It stands to reason that if advertising on television and radio can influence people to buy products or even modify their lifestyles based on the content they see, that sex and violence in media can change the culture in the direction of increasingly gratuitous sex and escalating violence.
As early as 1964, Marshall McLuhan coined the famous phrase "the medium is the message" in writing about mass communications in Understanding Media: The Extensions of Man, a long treatise on the social effects of media, and how media changes culture not just according to its content, but by its very presence and capabilities. We see this today in people's toxic involvement with social media, dangerous self-disclosures and addictive gaming.
Hollywood has found that in seeking profits in international markets, media content with dialogue and subtle, culture-bound nuances do not make a lot of money with the prime media user group, young males. Violence and sex, however, need no explanation or subtitles; therefore they are cash producers for media producers.
* The University of Pennsylvania is not to be confused with Penn State of recent notoriety. The University of Pennsylvania, nicknamed Penn or UPenn, is an Ivy League university located within the City of Philadelphia, and was founded in 1740 by Benjamin Franklin -- before there were "states."
***Generally speaking, Hollywood has brutalized our society.***
I remember when the movie critics were agast at the “sadistic movie” DR NO back in 1963. It was still so safe you could drop off your kids to see it.
Then in 1968 Bobby Kennedy got shot. The MSM blamed violece on TV! Toy guns! comic books! TV shows! The NRA! Saturday night specials! Army surplus rifles and handguns!
TV shows dumbed down and became kiddie oriented shows. Comic books backed off the violence for a while. Toy guns disappeared from the shelves. Congress passed that travesty the 1968 gun control law. Movies from 1940-1968 were recut to remove any violence before being shown on TV.
But the movies? They said they would police themselves with a joke of a rating system.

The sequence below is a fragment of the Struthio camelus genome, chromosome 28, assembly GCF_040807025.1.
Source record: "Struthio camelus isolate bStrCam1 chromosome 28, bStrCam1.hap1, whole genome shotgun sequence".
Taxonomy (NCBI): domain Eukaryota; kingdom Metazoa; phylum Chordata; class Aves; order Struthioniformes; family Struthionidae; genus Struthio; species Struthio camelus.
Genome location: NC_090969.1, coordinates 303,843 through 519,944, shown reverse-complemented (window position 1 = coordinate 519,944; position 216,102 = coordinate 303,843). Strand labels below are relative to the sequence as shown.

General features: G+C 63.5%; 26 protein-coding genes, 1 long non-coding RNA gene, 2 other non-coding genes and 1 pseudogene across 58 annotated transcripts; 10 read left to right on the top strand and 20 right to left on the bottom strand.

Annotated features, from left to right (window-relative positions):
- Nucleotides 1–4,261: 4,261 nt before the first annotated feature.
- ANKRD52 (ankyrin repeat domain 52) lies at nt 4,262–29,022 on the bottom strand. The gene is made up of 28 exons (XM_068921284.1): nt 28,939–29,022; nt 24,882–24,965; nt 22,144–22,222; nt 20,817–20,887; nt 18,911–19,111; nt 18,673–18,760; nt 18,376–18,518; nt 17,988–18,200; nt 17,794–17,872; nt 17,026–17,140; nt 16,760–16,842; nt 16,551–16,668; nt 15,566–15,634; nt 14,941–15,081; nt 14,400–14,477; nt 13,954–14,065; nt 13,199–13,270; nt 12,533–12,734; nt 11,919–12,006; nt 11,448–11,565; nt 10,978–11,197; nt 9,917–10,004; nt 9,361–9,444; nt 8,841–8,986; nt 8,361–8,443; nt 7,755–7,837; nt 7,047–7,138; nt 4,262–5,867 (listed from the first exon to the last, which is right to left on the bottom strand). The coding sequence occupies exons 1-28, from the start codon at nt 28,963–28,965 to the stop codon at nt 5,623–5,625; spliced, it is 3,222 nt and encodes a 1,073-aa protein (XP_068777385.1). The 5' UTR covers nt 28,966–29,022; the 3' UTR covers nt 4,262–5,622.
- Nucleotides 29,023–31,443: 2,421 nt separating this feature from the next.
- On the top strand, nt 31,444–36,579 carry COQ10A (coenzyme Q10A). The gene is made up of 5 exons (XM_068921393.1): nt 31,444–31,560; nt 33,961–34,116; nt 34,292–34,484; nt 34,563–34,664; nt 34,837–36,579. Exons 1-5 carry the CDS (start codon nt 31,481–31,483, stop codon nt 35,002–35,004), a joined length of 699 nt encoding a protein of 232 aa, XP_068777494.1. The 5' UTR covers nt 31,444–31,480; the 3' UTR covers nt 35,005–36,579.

Hot digidy! Censorship was gone! The screens began to drip blood and sex like you wouldn’t believe. Some new movies had scenes re-shot to make them more sexual or bloody. The most vile language came over the sound system. It has gotten worse.
“R” rated movies are aimed at pre-18 aged teens, knowing they will find a way to get in to the theater.
Now we got video games in which you can blast your way through a series of zombies or other attackers.
It will get worse.
Is a bear catholic?
We have to keep this very quiet. Hollywood earns millions and millions of dollars from companies simply to have a product placed or used in a movie. While not a word is said, millions of viewers will buy something simply because the hero uses it. Or they’ll repeat a saying simply because the hero uses it. But when one of these kind of events occurs, just remember to say that movies have absolutely no effect on the viewers. But be careful around our advertisers, because we like the money, and everything people see in movies DOES influence them.
It CAN be done and done well without rubbing my face in excessive displays of deviant behavior, pervasive ugliness meant to depict ‘reality’, gratuitous gore and violence.
It would take actual filmcraft, originality and you'd call THAT art... succeeding without descending to smut and brutality!